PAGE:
— Impending standards for antibiotic use requires vets
Quick; what is a VCPR and do you have a valid one?
If you didn’t mentally rattle off “veterinary-client-patient-relationship” as you read that, you might want to give your vet a call. If you don’t have a vet, it would behoove you to find one soon.
Why? Because a good portion of medicated feeds will soon require a veterinary feed directive (VFD) to be created or used. And you can’t get a VFD without a good relationship with your herd vet.
As of January 2017, medicated feeds including “medically important antimicrobials” will require a VFD to be created or sold to producers.
H.B. Green, with Elanco Animal Health, speaking at the 30th Annual Southwest Nutrition and Management Conference held recently in Tempe, AZ, explained VFDs to the audience of producers and livestock veterinarians.
“So what is a VFD? A VFD is a Veterinary Feed Directive. It’s used under the current regulatory guidelines.
The program was actually started in 1996. They put it into the law and then in early 2000s they said ‘OK, we now have funding, so we’re going to start to look at that and start to implement that.’” VFDs are part of the implementation of the Food and Drug Administration’s (FDA’s) efforts at curbing the spread and intensity of antimicrobial resistance in the population. As such, the focus is on so-called medically important antibiotics, namely, where human medicine and animal medicine overlap.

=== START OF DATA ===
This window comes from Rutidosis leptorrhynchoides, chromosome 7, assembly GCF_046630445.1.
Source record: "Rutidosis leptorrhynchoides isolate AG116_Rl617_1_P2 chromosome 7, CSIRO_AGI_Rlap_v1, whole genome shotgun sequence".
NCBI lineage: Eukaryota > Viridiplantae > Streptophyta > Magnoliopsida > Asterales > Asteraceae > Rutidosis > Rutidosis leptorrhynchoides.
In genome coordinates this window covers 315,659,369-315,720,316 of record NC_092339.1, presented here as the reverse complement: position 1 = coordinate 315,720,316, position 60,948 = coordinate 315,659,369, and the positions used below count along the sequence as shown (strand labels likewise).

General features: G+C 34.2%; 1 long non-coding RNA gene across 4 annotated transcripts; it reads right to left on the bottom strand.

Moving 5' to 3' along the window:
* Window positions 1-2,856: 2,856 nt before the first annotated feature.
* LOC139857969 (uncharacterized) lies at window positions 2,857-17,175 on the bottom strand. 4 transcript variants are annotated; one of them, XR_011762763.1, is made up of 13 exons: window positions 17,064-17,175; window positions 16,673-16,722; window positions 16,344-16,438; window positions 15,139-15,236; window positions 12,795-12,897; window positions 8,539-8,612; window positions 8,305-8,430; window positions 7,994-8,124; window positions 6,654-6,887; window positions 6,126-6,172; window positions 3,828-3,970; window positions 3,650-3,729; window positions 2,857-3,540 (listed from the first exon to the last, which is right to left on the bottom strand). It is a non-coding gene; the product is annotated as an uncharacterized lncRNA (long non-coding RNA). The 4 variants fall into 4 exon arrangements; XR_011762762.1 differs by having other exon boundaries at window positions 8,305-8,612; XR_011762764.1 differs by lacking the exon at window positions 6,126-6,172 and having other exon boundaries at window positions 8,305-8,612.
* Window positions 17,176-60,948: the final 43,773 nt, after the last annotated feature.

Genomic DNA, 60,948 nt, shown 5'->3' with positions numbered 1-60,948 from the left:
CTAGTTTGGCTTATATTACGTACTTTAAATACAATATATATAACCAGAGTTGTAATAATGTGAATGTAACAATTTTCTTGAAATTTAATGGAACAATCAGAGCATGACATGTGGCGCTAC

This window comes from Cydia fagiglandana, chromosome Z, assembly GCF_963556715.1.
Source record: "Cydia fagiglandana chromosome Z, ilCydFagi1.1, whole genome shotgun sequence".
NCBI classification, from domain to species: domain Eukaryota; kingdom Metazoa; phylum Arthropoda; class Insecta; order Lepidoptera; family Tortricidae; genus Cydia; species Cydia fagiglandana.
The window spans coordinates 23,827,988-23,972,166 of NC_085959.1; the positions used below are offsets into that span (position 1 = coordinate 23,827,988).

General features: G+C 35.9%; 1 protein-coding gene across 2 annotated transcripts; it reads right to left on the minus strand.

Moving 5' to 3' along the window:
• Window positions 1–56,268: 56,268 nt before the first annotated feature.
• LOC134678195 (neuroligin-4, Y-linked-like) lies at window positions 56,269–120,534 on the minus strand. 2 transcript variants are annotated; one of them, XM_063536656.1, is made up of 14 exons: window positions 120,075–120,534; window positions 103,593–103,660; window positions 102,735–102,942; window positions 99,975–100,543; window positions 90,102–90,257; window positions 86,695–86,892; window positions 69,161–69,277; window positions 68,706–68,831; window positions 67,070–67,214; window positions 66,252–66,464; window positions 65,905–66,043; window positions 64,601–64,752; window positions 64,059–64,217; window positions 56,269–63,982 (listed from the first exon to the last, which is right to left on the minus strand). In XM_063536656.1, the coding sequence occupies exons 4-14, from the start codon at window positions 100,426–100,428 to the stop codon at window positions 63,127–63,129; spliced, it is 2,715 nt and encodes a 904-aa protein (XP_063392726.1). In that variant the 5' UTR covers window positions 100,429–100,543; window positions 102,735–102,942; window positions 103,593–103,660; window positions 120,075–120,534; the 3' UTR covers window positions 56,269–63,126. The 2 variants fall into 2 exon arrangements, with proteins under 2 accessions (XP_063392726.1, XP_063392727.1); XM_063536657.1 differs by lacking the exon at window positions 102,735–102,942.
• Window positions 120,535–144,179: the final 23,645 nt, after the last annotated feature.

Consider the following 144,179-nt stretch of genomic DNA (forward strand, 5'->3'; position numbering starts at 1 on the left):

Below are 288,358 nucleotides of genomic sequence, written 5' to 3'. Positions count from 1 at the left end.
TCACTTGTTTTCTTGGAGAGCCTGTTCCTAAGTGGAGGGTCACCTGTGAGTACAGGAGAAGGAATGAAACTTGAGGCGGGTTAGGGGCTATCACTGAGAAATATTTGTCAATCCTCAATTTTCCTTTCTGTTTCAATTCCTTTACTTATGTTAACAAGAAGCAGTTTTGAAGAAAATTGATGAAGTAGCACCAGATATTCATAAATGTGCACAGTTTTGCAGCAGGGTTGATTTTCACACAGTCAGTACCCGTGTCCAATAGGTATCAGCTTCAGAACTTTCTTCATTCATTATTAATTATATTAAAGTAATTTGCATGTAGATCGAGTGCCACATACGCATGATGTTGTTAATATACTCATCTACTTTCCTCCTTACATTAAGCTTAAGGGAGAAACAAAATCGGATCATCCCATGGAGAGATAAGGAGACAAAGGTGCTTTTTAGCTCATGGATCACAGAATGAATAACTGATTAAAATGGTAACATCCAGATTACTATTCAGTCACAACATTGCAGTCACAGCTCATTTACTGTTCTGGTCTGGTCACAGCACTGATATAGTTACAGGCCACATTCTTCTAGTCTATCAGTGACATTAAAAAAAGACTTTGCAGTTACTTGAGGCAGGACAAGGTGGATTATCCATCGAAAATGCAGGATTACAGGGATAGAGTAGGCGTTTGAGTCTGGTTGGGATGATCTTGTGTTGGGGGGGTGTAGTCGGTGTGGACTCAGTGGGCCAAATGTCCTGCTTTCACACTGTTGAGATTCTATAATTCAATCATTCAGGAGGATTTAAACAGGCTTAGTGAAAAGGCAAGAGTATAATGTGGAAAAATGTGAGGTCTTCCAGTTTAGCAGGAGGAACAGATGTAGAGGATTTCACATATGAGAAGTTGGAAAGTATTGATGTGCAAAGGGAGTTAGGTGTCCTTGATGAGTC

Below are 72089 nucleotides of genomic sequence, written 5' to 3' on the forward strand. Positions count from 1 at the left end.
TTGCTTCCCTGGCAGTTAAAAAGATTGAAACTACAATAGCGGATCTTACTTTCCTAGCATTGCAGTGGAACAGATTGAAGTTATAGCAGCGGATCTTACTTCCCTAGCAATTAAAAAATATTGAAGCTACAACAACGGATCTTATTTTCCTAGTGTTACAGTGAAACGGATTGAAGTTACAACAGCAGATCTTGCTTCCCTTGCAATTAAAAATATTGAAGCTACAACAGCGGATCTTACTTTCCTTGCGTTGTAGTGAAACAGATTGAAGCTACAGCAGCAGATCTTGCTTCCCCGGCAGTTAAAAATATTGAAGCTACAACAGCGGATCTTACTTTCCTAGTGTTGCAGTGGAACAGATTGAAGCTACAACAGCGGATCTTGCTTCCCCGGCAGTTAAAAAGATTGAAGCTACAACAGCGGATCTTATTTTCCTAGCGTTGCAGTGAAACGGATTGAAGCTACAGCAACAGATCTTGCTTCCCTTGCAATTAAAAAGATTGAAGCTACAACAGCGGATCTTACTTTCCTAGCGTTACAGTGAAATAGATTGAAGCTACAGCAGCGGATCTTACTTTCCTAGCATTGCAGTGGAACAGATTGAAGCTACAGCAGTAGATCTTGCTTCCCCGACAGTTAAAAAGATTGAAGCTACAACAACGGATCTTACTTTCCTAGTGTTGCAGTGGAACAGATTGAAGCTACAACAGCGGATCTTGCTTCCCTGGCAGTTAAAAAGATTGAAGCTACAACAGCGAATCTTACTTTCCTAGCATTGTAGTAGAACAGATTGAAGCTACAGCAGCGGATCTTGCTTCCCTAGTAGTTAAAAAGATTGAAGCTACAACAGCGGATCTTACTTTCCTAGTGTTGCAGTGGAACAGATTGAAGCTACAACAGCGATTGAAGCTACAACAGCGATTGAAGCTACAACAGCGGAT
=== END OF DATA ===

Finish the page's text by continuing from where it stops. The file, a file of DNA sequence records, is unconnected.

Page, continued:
“Basically all antibiotics that are shared class—so they’re used in human medicines like your tetracyclines and your cephalosporins that are also used in animals— will require a VFD,” Green summed up.